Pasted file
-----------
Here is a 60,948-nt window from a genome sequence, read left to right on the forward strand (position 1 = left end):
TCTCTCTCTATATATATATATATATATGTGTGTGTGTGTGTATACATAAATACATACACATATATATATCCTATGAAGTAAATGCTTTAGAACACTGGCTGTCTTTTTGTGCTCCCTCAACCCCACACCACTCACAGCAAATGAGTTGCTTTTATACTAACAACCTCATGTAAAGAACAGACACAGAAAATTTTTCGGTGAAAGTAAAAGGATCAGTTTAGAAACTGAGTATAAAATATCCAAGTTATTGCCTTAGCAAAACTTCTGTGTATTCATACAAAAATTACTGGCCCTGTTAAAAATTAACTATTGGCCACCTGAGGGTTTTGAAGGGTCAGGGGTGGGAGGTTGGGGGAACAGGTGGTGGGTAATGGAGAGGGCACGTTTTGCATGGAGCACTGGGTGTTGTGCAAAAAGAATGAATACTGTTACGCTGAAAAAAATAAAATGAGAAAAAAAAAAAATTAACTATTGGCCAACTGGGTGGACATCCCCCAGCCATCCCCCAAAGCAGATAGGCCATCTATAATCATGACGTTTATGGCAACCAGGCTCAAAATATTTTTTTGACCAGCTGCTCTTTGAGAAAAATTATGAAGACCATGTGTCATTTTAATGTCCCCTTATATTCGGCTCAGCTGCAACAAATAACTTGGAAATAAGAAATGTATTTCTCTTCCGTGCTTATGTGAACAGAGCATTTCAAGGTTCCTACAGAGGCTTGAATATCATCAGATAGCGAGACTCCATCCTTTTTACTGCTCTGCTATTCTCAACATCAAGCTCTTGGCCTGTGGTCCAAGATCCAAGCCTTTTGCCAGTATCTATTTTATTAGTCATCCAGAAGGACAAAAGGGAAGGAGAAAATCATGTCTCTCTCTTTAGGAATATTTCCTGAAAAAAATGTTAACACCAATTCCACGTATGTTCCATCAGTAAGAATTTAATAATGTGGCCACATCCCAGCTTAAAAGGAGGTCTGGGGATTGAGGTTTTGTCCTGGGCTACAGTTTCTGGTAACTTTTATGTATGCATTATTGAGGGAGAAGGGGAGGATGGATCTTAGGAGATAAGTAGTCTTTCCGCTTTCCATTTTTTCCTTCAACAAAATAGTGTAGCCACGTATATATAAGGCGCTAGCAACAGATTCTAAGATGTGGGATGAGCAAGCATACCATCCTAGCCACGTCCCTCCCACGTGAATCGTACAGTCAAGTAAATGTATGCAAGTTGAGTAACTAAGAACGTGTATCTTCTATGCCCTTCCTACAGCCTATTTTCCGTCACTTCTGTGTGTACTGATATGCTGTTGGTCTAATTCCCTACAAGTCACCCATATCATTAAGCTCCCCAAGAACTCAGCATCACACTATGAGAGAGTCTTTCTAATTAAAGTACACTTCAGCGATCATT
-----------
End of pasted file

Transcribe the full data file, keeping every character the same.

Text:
Here is a 60,948-nt window from a genome sequence, read left to right on the forward strand (position 1 = left end):
TCTCTCTCTATATATATATATATATATGTGTGTGTGTGTGTATACATAAATACATACACATATATATATCCTATGAAGTAAATGCTTTAGAACACTGGCTGTCTTTTTGTGCTCCCTCAACCCCACACCACTCACAGCAAATGAGTTGCTTTTATACTAACAACCTCATGTAAAGAACAGACACAGAAAATTTTTCGGTGAAAGTAAAAGGATCAGTTTAGAAACTGAGTATAAAATATCCAAGTTATTGCCTTAGCAAAACTTCTGTGTATTCATACAAAAATTACTGGCCCTGTTAAAAATTAACTATTGGCCACCTGAGGGTTTTGAAGGGTCAGGGGTGGGAGGTTGGGGGAACAGGTGGTGGGTAATGGAGAGGGCACGTTTTGCATGGAGCACTGGGTGTTGTGCAAAAAGAATGAATACTGTTACGCTGAAAAAAATAAAATGAGAAAAAAAAAAAATTAACTATTGGCCAACTGGGTGGACATCCCCCAGCCATCCCCCAAAGCAGATAGGCCATCTATAATCATGACGTTTATGGCAACCAGGCTCAAAATATTTTTTTGACCAGCTGCTCTTTGAGAAAAATTATGAAGACCATGTGTCATTTTAATGTCCCCTTATATTCGGCTCAGCTGCAACAAATAACTTGGAAATAAGAAATGTATTTCTCTTCCGTGCTTATGTGAACAGAGCATTTCAAGGTTCCTACAGAGGCTTGAATATCATCAGATAGCGAGACTCCATCCTTTTTACTGCTCTGCTATTCTCAACATCAAGCTCTTGGCCTGTGGTCCAAGATCCAAGCCTTTTGCCAGTATCTATTTTATTAGTCATCCAGAAGGACAAAAGGGAAGGAGAAAATCATGTCTCTCTCTTTAGGAATATTTCCTGAAAAAAATGTTAACACCAATTCCACGTATGTTCCATCAGTAAGAATTTAATAATGTGGCCACATCCCAGCTTAAAAGGAGGTCTGGGGATTGAGGTTTTGTCCTGGGCTACAGTTTCTGGTAACTTTTATGTATGCATTATTGAGGGAGAAGGGGAGGATGGATCTTAGGAGATAAGTAGTCTTTCCGCTTTCCATTTTTTCCTTCAACAAAATAGTGTAGCCACGTATATATAAGGCGCTAGCAACAGATTCTAAGATGTGGGATGAGCAAGCATACCATCCTAGCCACGTCCCTCCCACGTGAATCGTACAGTCAAGTAAATGTATGCAAGTTGAGTAACTAAGAACGTGTATCTTCTATGCCCTTCCTACAGCCTATTTTCCGTCACTTCTGTGTGTACTGATATGCTGTTGGTCTAATTCCCTACAAGTCACCCATATCATTAAGCTCCCCAAGAACTCAGCATCACACTATGAGAGAGTCTTTCTAATTAAAGTACACTTCAGCGATCATT